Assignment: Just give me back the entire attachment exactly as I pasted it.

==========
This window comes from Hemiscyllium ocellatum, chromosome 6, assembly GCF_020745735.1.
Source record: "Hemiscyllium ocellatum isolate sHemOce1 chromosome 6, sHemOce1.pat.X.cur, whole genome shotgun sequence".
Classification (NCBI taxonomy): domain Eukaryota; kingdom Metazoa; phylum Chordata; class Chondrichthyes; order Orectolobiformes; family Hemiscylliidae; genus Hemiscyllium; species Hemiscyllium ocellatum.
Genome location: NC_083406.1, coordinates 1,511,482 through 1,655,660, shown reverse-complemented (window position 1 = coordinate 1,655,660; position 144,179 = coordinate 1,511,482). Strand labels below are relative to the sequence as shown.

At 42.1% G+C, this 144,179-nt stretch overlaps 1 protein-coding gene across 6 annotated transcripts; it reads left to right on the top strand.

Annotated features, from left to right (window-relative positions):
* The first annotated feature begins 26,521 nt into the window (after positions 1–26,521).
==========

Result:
This window comes from Hemiscyllium ocellatum, chromosome 6, assembly GCF_020745735.1.
Source record: "Hemiscyllium ocellatum isolate sHemOce1 chromosome 6, sHemOce1.pat.X.cur, whole genome shotgun sequence".
Classification (NCBI taxonomy): domain Eukaryota; kingdom Metazoa; phylum Chordata; class Chondrichthyes; order Orectolobiformes; family Hemiscylliidae; genus Hemiscyllium; species Hemiscyllium ocellatum.
Genome location: NC_083406.1, coordinates 1,511,482 through 1,655,660, shown reverse-complemented (window position 1 = coordinate 1,655,660; position 144,179 = coordinate 1,511,482). Strand labels below are relative to the sequence as shown.

At 42.1% G+C, this 144,179-nt stretch overlaps 1 protein-coding gene across 6 annotated transcripts; it reads left to right on the top strand.

Annotated features, from left to right (window-relative positions):
* The first annotated feature begins 26,521 nt into the window (after positions 1–26,521).